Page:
And for his paines a whistle him behight,

That of a fishes shell was wrought with rare delight.


So well that Leach did hearke to her request,
And did so well employ his carefull paine,
That in short space his hurts he had redrest,
And him restor'd to healthfull state againe:
In which he long time after did remaine
There with the Nymph his mother, like her thrall;
Who sore against his will did him retaine,

For feare of perill which to him mote fall

Through his too ventrous prowesse proved over all.

It fortun'd then, a solemne feast was there


To all the Sea-gods and their fruitfull seede,
In honour of the spousalls which then were
Detwixt the Medway and the Thames agreed.
Long had the Thames (as we in records reed)
Before that day her wooed to his bed,
But the proud Nymph would for no worldly meed,
Nor no entreatie, to his love be led;

Till now, at last relenting, she to him was wed.

So both agreed that this their bridale feast

Should for the Gods in Proteus house be made;
To which they all repayr'd, both most and least,
Aswell which in the mightie Ocean trade,
As that in rivers swim, or brookes doe wade :
All which, not if an hundred tongues to tell,
And hundred mouthes, and voice of brasse I had,
And endlesse memorie that mote excell,

In order as they came could I recount them well.

Helpe, therefore, O! thou sacred imp of Jove,
The noursling of Dame Memorie his deare,
To whom those rolles, layd up in heaven above,
And records of antiquitie appeare,

To which no wit of man may comen neare;
Helpe me to tell the names of all those floods



And all those Nymphes, which then assembled were To that great banquet of the watry Gods, And all their sundry kinds, and all their hid abodes.

First came great Neptune, with his threeforkt mace, That rules the Seas and makes them rise or fall; His dewy lockes did drop with brine apace

Under his Diademe imperiall:

And by his side his Queene with coronall,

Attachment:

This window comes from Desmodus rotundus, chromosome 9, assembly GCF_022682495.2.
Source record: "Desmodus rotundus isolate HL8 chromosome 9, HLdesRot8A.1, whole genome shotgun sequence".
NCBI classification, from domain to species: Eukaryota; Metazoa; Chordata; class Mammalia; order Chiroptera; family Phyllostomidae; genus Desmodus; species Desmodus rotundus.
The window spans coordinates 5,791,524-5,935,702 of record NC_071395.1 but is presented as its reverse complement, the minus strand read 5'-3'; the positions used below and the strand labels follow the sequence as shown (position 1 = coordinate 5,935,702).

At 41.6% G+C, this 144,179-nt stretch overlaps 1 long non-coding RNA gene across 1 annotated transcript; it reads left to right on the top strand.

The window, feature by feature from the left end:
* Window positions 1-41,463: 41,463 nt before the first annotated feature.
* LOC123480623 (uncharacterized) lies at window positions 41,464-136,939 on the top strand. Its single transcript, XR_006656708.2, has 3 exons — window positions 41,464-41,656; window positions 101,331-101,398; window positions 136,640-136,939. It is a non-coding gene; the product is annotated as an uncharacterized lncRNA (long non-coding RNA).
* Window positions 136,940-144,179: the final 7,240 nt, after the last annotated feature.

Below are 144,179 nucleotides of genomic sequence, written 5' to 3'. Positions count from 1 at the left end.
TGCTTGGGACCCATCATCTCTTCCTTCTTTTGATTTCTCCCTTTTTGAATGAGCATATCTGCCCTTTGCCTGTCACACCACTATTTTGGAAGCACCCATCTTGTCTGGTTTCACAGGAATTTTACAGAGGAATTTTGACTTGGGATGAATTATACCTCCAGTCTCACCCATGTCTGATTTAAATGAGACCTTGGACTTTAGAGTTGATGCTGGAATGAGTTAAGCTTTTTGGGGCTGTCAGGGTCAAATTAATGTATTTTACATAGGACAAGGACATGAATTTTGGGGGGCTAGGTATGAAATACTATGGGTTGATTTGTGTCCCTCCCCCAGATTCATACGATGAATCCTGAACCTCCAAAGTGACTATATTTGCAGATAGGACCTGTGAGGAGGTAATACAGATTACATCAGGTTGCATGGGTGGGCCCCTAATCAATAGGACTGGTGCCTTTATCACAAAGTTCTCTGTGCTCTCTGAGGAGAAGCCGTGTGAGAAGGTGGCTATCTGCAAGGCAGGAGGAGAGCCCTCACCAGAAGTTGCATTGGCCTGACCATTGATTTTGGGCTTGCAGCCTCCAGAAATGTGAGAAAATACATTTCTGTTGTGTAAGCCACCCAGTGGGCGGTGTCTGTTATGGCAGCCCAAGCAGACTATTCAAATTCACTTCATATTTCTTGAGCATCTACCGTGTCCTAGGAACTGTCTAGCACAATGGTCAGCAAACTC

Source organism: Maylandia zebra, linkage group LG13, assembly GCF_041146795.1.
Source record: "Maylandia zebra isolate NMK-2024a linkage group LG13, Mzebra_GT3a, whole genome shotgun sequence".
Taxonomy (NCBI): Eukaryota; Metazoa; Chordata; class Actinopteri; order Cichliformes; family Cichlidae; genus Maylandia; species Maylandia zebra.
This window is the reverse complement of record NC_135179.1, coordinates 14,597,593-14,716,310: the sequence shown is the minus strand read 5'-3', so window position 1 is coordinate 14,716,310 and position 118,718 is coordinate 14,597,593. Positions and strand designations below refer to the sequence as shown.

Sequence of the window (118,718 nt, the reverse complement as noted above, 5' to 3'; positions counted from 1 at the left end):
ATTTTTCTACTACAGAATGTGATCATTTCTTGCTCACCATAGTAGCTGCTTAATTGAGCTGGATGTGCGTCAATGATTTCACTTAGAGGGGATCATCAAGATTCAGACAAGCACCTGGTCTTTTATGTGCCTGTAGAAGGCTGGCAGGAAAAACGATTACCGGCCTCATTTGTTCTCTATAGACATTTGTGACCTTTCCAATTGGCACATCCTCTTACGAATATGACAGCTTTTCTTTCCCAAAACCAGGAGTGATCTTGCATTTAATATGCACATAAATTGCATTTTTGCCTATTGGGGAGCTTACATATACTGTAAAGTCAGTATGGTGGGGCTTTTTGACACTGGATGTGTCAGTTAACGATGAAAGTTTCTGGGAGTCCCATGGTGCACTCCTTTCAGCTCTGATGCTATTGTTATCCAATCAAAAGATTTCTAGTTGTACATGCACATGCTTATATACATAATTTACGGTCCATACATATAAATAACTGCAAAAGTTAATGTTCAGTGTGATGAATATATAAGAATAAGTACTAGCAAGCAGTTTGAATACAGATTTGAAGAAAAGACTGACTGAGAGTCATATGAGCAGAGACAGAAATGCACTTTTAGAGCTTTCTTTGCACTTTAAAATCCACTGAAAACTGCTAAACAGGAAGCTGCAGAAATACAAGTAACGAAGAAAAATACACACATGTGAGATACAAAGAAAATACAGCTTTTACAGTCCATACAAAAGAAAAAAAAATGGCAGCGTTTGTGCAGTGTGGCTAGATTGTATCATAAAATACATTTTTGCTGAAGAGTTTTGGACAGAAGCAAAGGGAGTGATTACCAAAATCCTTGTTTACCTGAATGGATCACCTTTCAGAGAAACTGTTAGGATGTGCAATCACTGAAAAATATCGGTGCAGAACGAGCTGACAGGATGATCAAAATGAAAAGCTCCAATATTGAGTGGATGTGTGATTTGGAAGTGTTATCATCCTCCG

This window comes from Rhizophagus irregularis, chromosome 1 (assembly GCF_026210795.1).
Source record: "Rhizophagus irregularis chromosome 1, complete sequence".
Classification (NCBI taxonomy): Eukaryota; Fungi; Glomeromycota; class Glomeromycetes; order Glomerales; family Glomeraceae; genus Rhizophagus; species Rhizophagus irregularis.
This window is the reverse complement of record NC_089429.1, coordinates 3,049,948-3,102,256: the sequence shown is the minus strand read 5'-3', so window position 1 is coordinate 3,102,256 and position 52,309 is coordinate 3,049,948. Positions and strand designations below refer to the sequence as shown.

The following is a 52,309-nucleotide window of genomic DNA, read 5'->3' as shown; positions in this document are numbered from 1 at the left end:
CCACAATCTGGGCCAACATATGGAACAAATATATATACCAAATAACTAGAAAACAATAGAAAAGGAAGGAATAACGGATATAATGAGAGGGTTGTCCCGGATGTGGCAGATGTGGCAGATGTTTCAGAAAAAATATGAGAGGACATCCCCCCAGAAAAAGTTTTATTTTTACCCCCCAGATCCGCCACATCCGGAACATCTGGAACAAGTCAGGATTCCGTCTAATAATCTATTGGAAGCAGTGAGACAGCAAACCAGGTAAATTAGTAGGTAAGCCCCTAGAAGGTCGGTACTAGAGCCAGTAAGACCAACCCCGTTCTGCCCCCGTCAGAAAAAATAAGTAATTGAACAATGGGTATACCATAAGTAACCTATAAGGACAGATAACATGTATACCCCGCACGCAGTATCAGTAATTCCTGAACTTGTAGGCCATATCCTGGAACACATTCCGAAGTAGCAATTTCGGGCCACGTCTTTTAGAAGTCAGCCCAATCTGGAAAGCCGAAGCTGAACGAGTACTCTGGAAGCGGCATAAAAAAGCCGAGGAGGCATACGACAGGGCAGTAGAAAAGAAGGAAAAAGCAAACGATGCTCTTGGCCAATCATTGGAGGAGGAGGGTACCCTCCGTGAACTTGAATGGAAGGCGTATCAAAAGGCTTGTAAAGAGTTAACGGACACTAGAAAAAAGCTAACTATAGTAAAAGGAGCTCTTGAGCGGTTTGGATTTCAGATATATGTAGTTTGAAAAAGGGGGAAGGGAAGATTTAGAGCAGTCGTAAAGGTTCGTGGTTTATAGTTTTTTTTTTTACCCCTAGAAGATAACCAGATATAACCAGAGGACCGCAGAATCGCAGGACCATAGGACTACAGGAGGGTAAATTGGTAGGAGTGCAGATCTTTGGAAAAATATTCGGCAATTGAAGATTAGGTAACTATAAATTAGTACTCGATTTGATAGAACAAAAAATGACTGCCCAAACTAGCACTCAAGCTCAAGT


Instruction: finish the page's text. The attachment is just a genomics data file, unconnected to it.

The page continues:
Faire Amphitrite, most divinely faire,
Whose yvorie shoulders weren covered all,

As with a robe, with her owne silver haire, [paire. And deckt with pearles which th' Indian seas for her pre

These marched farre afore the other crew:

And all the way before them, as they went,
Triton his trompet shrill before them blew,
For goodly triumph and great jollyment,

That made the rockes to roare as they were rent.
And after them the royall issue came,
Which of them sprung by lineall descent:


First the Sea-gods, which to themselves doe clame The powre to rule the billowes, and the waves to tame. Phorcys, the father of that fatall brood,

By whom those old Heroes wonne such fame; And Glaucus, that wise southsayes understood; And tragicke Inoes sonne, the which became A God of seas through his mad mothers blame, Now hight Palemon, and is saylers frend; Great Brontes; and Astræus, that did shame Himselfe with incest of his kin unkend; And huge Orion, that doth tempests still portend;

The rich Cteatus; and Eurytus long;


Neleus and Pelias, lovely brethren both; Mightie Chrysaor; and Caïcus strong; Eurypulus, that calmes the waters wroth; And faire Euphœmus, that upon them go'th As on the ground, without dismay or dread; Fierce Eryx; and Alebius, that know'th The waters depth, and doth their bottome tread; And sad Asopus, comely with his hoarie head.

There also some most famous founders were

Of puissant Nations which the world possest,
Yet sonnes of Neptune, now assembled here:
Ancient Ogyges, even th' auncientest;
And Inachus renowmd above the rest;
Phoenix; and Aon; and Pelasgus old;
Great Belus; Phoax; and Agenor best;
And mightie Albion, father of the bold



And warlike people which the Britaine Islands hold: